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Belgian regulator provisionally approves life extension for two reactors

Belgium’s Federal Agency for Nuclear Control (FANC) has provisionally approved life extension for Tihange 3 and Doel 4 if this is necessary to ensure energy security.

In December, the government had confirmed that Belgium’s nuclear plants should be closed by 2025 provided it did not lead to energy supply shortages. Belgium’s seven-party coalition has been discussing the issue for months with the Greens insisting that a 2003 law setting out a nuclear exit by 2025 be respected, while French-speaking liberals favoured extending the life of the two newest reactors.

Belgium currently has seven nuclear power reactors three at Tihange near Liege and four at Doel near Antwerp. All seven units are pressurised water reactors operated by Electrabel, part of French energy utility Engie. Apart from Doel 1&2, which are 430MWe plants, the others have a capaity of approximately 1000MWe.

The government said that, if, by 18 March, it appears from a report by grid operator Elia that the security of energy supply will be jeopardised after 2025 without nuclear energy, it would consider keeping Doel 4 and Tihange 3 in use for longer. FANC said, in a 14-page report to the government, that this is possible in terms of nuclear safety, albeit with the necessary updates of the installations. In order to get everything in order by 2025, the government must take a clear decision in the first quarter of 2022, but also for a global approach to be worked out with all the actors involved.

FANC, in consultation with the General Directorate for Energy of the FPS Economy, has drawn up a global overview and an integrated planning which contains – for all actors involved – all the actions and decisions necessary to implement  life extension, known as ‘plan B’.

The reactors would need to comply with safety regulations, which were tightened in 2020. These were intended to bring the older reactors up to the safety level of the newer ones – Doel 4 and Tihange 3 that, already, largely meet the requirements, although a number of improvements would still need to be implemented before a possible extension of operation in 2025.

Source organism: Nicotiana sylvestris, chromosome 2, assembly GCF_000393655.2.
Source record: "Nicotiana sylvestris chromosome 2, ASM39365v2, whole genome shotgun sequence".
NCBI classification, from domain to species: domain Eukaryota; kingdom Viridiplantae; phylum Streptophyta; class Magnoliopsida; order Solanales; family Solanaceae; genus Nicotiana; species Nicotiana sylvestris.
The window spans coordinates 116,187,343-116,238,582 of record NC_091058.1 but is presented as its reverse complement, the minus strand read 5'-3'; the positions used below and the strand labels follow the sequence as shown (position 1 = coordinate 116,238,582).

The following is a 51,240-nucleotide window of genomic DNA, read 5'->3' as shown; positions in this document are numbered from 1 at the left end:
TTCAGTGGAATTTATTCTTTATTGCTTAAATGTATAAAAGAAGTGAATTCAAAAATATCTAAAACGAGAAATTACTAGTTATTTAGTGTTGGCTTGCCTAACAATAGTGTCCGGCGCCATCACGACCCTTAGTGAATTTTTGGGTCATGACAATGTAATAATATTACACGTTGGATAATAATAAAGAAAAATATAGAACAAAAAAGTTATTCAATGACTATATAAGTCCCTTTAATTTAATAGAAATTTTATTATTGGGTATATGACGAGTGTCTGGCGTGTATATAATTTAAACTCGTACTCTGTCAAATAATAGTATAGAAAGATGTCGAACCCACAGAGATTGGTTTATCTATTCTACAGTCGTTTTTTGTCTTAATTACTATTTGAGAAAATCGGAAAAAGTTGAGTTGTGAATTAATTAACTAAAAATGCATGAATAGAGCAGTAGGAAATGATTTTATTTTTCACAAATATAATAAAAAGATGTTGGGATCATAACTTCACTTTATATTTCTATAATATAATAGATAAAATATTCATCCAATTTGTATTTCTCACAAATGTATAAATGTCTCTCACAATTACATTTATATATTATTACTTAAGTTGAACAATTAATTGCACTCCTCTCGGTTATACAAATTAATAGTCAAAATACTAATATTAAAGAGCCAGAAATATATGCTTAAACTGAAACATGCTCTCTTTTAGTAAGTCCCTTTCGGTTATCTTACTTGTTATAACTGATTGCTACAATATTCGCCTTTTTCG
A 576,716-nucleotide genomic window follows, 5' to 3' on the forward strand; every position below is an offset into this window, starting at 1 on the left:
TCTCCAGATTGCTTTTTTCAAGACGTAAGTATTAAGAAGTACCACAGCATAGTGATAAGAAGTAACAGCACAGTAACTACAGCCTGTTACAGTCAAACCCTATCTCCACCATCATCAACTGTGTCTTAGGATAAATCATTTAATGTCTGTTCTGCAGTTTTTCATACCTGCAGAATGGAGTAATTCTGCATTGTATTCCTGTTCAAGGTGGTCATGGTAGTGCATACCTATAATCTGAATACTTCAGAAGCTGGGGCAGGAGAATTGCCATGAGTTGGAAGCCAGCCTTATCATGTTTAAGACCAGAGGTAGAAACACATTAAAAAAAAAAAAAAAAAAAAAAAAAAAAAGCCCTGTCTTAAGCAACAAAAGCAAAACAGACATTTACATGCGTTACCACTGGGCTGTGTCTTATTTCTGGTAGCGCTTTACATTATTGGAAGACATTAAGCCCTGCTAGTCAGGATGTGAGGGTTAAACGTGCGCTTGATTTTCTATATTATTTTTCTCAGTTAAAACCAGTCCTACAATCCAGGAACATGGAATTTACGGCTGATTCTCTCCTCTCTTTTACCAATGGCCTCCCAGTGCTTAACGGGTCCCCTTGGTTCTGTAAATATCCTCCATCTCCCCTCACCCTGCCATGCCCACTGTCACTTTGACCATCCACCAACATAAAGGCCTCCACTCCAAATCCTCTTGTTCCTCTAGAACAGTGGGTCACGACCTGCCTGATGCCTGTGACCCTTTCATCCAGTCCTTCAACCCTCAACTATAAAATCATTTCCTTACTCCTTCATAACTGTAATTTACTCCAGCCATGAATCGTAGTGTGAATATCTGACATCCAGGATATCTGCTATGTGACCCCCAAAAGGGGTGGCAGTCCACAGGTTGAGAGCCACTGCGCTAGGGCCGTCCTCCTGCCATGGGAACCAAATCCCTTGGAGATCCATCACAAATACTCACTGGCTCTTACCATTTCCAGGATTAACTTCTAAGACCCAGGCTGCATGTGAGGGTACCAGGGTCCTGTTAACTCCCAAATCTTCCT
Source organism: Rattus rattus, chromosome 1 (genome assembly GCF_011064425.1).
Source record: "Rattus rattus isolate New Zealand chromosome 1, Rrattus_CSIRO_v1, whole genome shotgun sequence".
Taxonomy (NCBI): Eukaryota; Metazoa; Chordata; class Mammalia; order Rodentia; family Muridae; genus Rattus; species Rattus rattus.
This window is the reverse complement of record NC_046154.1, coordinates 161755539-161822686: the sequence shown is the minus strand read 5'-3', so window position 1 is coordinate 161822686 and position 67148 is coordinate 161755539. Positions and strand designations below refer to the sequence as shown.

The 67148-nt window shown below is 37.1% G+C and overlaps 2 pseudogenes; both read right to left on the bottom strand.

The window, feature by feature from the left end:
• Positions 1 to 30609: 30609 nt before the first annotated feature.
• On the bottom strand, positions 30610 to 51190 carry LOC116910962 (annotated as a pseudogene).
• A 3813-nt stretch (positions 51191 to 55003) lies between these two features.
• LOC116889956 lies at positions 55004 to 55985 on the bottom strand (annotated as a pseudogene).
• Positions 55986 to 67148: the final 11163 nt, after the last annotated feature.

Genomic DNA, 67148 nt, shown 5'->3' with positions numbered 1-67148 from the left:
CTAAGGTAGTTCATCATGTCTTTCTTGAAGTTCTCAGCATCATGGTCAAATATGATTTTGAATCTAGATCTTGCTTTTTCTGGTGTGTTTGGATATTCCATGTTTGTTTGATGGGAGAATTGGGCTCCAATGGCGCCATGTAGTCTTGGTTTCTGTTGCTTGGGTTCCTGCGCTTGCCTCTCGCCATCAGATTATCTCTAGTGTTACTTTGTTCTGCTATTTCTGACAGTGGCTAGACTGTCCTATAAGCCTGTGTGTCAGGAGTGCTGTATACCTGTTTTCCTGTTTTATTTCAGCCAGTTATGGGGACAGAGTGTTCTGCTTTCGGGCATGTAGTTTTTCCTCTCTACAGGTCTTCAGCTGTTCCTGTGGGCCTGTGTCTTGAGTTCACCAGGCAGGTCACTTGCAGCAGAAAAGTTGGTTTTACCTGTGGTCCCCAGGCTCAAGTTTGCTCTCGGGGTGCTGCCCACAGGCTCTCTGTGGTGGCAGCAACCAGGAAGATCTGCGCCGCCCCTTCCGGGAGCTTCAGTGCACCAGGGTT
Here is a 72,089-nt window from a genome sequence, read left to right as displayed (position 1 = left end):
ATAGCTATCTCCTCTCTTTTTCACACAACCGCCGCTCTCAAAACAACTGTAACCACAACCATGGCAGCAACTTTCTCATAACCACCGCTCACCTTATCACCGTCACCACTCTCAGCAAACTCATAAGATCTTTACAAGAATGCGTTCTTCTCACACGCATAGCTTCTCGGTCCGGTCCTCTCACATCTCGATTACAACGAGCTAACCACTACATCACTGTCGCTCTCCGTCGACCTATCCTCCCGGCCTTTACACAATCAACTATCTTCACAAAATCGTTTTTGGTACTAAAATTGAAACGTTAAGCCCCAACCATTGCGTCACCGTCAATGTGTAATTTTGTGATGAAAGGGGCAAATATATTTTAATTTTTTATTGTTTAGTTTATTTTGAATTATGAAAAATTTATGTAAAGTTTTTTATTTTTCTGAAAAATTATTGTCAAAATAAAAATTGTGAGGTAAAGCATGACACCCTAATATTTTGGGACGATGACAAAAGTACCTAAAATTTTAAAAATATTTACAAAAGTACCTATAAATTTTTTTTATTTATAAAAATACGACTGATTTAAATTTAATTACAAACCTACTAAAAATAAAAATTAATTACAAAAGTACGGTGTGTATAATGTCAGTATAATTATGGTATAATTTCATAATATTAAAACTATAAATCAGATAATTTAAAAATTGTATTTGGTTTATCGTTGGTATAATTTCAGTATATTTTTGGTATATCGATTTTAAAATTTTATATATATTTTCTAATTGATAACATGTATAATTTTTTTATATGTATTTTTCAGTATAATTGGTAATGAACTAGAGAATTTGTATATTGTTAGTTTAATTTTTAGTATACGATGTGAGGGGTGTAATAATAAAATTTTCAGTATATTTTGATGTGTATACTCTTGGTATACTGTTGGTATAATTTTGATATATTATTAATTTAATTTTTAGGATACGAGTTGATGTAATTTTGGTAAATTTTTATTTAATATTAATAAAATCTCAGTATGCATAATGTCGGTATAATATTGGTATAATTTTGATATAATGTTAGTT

Engie Electrabel would need to submit a Long Term Operation file and accompanying action plan to FANC describing its plans to improve the safety design, how to deal with obsolescence of installations and the human factors to be taken into account in the future. Since time is now limited, FANC intends to speed up the procedure and to consult with Engie Electrabel within six months of the government decision to determine which work must be done and by when. A distinction would be made between ‘necessary requirements’ and ‘possible adjustments’. Necessary requirements are improvements that are essential to meet the design requirements laid down in the regulations while possible adjustments are additional improvements for which a limited postponement of implementation would not affect safety.

FANC believes that an extension should cover a period of at least 10 years, in order to be able to work out a thorough action plan for improving nuclear safety. Another factor is whether sufficient human resources are available to organise an extension of two reactors simultaneously with the decommissioning of the other five and with the management and disposal of the radioactive waste.

A lot of further preparatory work is needed before 18 March and not just in the area of nuclear safety, FANC said. The government is asked to validate a global approach involving all concerned by the end of January and to instruct them explicitly to elaborate further plans by 18 March. If the government decides to extend the operating period of Doel 4 and Tihange 3, FANC will request the appointment of a coordinator to ensure that the plan is implemented correctly. However. if the federal government confirms the nuclear phase-out in March, “it must be regarded as irreversible from then on”.

The planned nuclear phase out is to begin with the closure of one reactor on 1 October 2022. Decommissioning, including the removal of all radioactive materials and demolition of buildings, is to be completed by 2045.

Source: Nuclear Engineering International